The proposed act intends to cover several major industries and on an ongoing basis include more sectors such as nuclear energy and natural gas. More specifically, the proposed act intends to target companies and their economic activities via a comprehensive list. “Today's criteria cover the economic activities of roughly 40% of EU-domiciled listed companies in sectors which are responsible for almost 80% of direct greenhouse gas emissions in Europe.”

CSRD for additional transparency

The proposed corporate sustainability reporting directive (CSRD) aims to increase the consistency and comparability of sustainability reports. The directive targets listed companies and all large companies defined via two accounting-based measures and the headcount criterion of minimum 500 employees. As a result the pool of companies in the EU that must comply with the standard is now 50,000 compared with previously 11,700 companies, which were termed ’public interest entities’. For non-listed SMEs, the commission has adopted proportionate standards. It means that firms can use the standard on voluntary basis. The CSRD, in particular, proposes to be specific about the integration of sustainability reports with management report and allocation of responsibility to the management of targeted companies.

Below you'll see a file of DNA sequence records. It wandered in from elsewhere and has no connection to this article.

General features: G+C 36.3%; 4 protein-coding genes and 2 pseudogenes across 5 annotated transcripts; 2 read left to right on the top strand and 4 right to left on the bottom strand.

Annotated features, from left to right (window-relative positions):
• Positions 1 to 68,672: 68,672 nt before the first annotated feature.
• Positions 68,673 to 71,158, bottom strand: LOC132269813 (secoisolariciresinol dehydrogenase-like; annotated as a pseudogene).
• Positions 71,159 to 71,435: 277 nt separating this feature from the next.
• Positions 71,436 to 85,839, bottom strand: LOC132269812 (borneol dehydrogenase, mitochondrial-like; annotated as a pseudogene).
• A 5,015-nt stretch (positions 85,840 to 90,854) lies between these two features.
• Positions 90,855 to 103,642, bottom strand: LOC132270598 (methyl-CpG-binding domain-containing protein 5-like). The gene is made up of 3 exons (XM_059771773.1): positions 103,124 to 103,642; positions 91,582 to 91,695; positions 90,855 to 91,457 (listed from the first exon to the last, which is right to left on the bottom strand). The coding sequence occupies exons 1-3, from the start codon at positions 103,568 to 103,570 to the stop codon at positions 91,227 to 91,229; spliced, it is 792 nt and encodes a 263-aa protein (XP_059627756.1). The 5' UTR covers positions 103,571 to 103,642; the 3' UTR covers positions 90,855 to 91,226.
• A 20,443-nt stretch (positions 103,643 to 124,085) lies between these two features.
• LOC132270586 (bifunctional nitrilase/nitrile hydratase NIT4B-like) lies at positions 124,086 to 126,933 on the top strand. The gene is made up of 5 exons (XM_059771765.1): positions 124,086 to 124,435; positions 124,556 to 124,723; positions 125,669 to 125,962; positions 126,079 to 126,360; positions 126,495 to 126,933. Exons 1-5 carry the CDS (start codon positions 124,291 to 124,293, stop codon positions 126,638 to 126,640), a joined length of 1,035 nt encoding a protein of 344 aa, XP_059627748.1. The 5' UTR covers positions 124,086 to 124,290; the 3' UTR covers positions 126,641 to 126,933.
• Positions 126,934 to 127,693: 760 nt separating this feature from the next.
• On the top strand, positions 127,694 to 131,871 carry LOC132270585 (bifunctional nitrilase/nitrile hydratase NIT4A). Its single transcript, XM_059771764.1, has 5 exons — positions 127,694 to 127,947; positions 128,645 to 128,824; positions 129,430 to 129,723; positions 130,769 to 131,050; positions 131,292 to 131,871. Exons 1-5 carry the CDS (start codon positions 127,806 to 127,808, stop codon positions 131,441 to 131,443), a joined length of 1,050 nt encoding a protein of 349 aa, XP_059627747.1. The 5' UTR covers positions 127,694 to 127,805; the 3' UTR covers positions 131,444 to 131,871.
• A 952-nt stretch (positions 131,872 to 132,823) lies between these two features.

The directive once in place intends to demand the targeted companies to display their compliance with the EU taxonomy by disclosing the percentage of both current and future revenues. The companies will also have to indicate the impact of their business on the climate as well as the impact of the climate change on their business in accordance with the double materiality principle. This is a principle that was introduced already with the non-binding guidelines on Non-Financial Reporting Directive (NFRD) in 2018. As a result, companies are asked to avoid qualitative and non-integrated reports. The directive strengthened the NFRD.